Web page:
The winter of 2015–16 lies ahead, and a wet winter with ample Mono Basin precipitation is the hope of all Mono Lake friends. But as we have learned over the years at the Committee, our work is most effective when we hope for the best and prepare for the worst. In this case, another dry winter that pushes the state into a fifth drought year would push new and potentially contentious Mono Lake management issues to the forefront.
The landbridge to the gulls
The fall in lake level to date has caused the landbridge near the lake’s north shore to re-emerge and grow ever bigger, threatening to provide a pathway for coyotes to … more »
Last week two Mono Lake Volunteers and two Mono Lake Committee staff members teamed up to pick up litter on the Committee’s adopted one-mile stretch of Highway 395 south of Lee Vining. It was a gorgeous morning to be working, with cool temperatures and snow-capped peaks rising above us. Wearing the requisite safety gear, including neon green safety vests and Adopt-A-Highway hard hats, the crew worked for about three hours and removed several bags of trash and recycling. Some unusual finds during the day included tire chains, playing cards, and a bag of kitty litter. Removing all of this debris helps protect wildlife that may mistake trash for food and ensures that this waste does not end up in Mono Lake’s tributary streams. Having a clean highway also enhances the visitor experience, allowing people to see the wild beauty of the Mono Basin unimpaired by trash.
Thank you so much to the wonderful volunteers who helped make this cleanup possible. If you are interested in volunteering at Mono Lake or participating in a future Adopt-A-Highway cleanup event, please contact Office Director Jessica Horn at (760) 647-6595.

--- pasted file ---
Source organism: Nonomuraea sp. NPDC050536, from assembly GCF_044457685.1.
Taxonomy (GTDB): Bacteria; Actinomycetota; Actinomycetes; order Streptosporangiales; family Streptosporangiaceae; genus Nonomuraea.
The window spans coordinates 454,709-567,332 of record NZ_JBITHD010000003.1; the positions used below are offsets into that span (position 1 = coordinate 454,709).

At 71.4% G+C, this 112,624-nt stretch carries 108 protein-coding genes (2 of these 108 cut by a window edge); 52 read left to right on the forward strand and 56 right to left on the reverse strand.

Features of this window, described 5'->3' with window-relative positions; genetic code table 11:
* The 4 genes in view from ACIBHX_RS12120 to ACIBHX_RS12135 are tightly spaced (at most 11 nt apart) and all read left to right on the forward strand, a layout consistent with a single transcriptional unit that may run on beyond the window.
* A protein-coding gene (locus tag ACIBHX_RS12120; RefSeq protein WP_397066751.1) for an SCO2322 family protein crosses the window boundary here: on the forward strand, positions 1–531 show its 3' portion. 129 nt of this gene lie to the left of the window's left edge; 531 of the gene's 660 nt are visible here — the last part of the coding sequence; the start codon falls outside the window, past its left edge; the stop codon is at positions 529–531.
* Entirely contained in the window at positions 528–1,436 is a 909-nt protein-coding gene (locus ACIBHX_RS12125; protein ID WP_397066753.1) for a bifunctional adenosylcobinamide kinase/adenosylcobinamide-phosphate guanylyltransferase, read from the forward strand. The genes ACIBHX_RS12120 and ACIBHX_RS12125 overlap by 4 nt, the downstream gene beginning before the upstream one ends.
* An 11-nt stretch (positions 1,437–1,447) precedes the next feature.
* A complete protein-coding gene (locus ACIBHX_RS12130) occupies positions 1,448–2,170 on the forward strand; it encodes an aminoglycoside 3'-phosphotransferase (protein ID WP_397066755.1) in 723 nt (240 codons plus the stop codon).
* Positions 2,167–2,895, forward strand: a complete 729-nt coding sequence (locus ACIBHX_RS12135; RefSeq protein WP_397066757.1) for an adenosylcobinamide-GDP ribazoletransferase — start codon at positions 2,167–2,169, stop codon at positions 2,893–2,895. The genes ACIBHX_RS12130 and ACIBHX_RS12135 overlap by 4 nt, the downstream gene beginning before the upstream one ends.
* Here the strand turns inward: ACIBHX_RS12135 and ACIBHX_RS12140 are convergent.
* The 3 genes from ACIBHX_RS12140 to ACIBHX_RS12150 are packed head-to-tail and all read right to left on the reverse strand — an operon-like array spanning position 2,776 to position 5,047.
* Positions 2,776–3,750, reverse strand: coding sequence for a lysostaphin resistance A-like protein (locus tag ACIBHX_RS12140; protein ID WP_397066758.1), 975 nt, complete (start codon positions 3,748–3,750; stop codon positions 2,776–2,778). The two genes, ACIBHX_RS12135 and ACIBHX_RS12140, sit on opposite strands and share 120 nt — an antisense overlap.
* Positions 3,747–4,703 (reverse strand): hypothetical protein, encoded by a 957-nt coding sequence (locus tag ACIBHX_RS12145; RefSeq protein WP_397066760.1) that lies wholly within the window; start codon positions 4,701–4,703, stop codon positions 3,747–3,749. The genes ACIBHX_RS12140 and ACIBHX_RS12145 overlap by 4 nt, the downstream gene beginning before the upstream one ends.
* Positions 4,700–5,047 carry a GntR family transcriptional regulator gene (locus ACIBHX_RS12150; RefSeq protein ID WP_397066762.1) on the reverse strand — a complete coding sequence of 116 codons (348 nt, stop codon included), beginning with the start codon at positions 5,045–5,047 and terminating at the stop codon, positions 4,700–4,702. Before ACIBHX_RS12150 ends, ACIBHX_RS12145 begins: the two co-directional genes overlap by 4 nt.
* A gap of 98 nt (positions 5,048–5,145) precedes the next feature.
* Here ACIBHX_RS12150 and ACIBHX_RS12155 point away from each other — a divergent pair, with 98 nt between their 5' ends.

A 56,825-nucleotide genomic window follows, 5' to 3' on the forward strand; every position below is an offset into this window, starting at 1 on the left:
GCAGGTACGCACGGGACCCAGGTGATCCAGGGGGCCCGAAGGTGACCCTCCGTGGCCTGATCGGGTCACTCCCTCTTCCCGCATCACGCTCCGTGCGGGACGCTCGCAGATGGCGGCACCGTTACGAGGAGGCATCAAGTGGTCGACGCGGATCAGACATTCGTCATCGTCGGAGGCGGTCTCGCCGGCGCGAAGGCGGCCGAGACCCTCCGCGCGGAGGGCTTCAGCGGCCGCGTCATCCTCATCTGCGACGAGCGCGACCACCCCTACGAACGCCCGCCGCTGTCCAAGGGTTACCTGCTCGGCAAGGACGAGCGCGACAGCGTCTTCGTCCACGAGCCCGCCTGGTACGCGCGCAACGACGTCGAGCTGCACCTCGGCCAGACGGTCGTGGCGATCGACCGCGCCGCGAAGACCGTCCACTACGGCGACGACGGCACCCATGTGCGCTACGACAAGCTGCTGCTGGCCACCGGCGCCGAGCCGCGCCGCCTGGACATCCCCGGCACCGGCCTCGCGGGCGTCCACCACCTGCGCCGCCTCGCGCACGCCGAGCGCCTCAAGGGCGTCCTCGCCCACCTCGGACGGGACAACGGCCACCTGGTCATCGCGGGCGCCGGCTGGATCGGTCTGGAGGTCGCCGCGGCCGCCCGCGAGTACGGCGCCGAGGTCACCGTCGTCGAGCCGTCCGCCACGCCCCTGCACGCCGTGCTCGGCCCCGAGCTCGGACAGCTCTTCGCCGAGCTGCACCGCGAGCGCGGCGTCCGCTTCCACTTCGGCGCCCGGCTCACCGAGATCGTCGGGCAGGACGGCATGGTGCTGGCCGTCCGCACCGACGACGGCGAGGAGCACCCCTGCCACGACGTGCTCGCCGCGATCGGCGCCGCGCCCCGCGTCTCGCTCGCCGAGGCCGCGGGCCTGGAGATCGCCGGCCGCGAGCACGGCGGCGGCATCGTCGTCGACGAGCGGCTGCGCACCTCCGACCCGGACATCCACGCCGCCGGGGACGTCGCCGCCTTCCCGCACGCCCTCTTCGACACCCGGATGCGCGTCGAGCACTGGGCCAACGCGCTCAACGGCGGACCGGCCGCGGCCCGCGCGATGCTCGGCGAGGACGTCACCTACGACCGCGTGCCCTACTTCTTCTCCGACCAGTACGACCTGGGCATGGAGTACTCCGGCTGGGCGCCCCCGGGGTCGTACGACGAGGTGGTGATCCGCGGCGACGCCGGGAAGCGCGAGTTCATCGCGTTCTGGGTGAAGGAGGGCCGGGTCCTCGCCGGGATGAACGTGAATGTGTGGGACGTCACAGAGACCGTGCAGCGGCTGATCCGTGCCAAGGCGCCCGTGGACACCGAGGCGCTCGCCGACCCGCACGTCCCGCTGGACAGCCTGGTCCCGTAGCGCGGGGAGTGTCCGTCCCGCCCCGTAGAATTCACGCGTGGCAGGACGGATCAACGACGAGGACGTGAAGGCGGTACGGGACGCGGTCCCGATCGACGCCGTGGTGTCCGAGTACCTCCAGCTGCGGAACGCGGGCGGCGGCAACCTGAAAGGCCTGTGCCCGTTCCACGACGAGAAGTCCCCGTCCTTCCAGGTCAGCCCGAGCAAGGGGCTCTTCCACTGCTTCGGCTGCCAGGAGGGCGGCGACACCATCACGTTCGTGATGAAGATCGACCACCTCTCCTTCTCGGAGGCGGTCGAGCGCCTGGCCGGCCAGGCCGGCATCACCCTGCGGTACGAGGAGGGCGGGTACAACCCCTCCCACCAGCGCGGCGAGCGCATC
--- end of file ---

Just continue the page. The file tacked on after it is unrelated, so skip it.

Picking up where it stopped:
Special thanks to the California State Parks Foundation for their support of the Mono Lake Volunteer program this year.
This fall, more than others, it feels as if the Mono Basin is full-speed hurling itself toward home base, and the promise of winter. On the surface, it looks a lot like another spectacular fall—trees ablaze in vibrant color along waterways, deliciously crisp morning air, and countless Eared Grebes dotting the glassy surface of Mono Lake. But we’ve been keeping a close eye on the lake, streams, and reservoirs—they’re shrinking, and there just isn’t a whole lot of buffer left.
It’s really tempting to think that El Niño is going to kick in with a doozy of a winter and everything will be fine. … more »
We encourage you to submit high-quality photographs that you feel best capture the spirit of the Mono Basin’s geological and ecological wonders. To be selected for inclusion in the 2017 Mono Lake Calendar, images must depict subjects within the watershed boundary of Mono Lake. Possible subjects include … more »
Fall in the Mono Basin is always a spectacular season, when crisp nights, warm Indian summer days, short daylight hours, a low sun angle, and cool autumn rains combine to bring out the colorful foliage. We pulled together some of our favorite photos from the season for you to enjoy. Don’t forget to check out the hashtag #sierrafallcolors on Instagram to immerse yourself in the rich colors of autumn from all along the Eastern Sierra.